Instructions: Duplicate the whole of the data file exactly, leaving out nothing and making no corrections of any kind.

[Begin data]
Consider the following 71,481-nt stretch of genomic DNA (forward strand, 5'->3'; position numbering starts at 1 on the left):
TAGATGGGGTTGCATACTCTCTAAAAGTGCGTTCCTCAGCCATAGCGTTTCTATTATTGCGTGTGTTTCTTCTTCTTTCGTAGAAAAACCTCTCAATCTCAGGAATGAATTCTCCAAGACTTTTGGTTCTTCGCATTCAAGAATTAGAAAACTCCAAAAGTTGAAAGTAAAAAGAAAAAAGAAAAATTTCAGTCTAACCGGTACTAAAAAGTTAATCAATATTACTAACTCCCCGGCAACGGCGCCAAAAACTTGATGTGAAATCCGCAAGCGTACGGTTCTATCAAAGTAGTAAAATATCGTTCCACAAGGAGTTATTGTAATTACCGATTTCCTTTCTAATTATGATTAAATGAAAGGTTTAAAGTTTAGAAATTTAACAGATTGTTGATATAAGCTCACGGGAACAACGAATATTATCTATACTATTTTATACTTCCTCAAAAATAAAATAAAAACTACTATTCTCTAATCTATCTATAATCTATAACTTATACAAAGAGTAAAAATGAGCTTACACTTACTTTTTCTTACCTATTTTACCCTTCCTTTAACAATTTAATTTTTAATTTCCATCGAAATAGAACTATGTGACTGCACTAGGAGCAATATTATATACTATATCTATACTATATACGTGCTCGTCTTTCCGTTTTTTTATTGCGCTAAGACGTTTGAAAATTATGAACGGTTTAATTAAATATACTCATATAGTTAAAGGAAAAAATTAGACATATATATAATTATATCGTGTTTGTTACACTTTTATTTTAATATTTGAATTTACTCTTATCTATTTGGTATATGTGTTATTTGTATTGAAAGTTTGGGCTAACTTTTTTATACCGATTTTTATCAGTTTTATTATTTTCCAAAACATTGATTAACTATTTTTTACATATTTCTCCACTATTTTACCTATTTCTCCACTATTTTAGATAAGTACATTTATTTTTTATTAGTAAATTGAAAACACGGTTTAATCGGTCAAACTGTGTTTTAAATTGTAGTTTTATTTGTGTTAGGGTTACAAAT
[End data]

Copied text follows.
Consider the following 71,481-nt stretch of genomic DNA (forward strand, 5'->3'; position numbering starts at 1 on the left):
TAGATGGGGTTGCATACTCTCTAAAAGTGCGTTCCTCAGCCATAGCGTTTCTATTATTGCGTGTGTTTCTTCTTCTTTCGTAGAAAAACCTCTCAATCTCAGGAATGAATTCTCCAAGACTTTTGGTTCTTCGCATTCAAGAATTAGAAAACTCCAAAAGTTGAAAGTAAAAAGAAAAAAGAAAAATTTCAGTCTAACCGGTACTAAAAAGTTAATCAATATTACTAACTCCCCGGCAACGGCGCCAAAAACTTGATGTGAAATCCGCAAGCGTACGGTTCTATCAAAGTAGTAAAATATCGTTCCACAAGGAGTTATTGTAATTACCGATTTCCTTTCTAATTATGATTAAATGAAAGGTTTAAAGTTTAGAAATTTAACAGATTGTTGATATAAGCTCACGGGAACAACGAATATTATCTATACTATTTTATACTTCCTCAAAAATAAAATAAAAACTACTATTCTCTAATCTATCTATAATCTATAACTTATACAAAGAGTAAAAATGAGCTTACACTTACTTTTTCTTACCTATTTTACCCTTCCTTTAACAATTTAATTTTTAATTTCCATCGAAATAGAACTATGTGACTGCACTAGGAGCAATATTATATACTATATCTATACTATATACGTGCTCGTCTTTCCGTTTTTTTATTGCGCTAAGACGTTTGAAAATTATGAACGGTTTAATTAAATATACTCATATAGTTAAAGGAAAAAATTAGACATATATATAATTATATCGTGTTTGTTACACTTTTATTTTAATATTTGAATTTACTCTTATCTATTTGGTATATGTGTTATTTGTATTGAAAGTTTGGGCTAACTTTTTTATACCGATTTTTATCAGTTTTATTATTTTCCAAAACATTGATTAACTATTTTTTACATATTTCTCCACTATTTTACCTATTTCTCCACTATTTTAGATAAGTACATTTATTTTTTATTAGTAAATTGAAAACACGGTTTAATCGGTCAAACTGTGTTTTAAATTGTAGTTTTATTTGTGTTAGGGTTACAAAT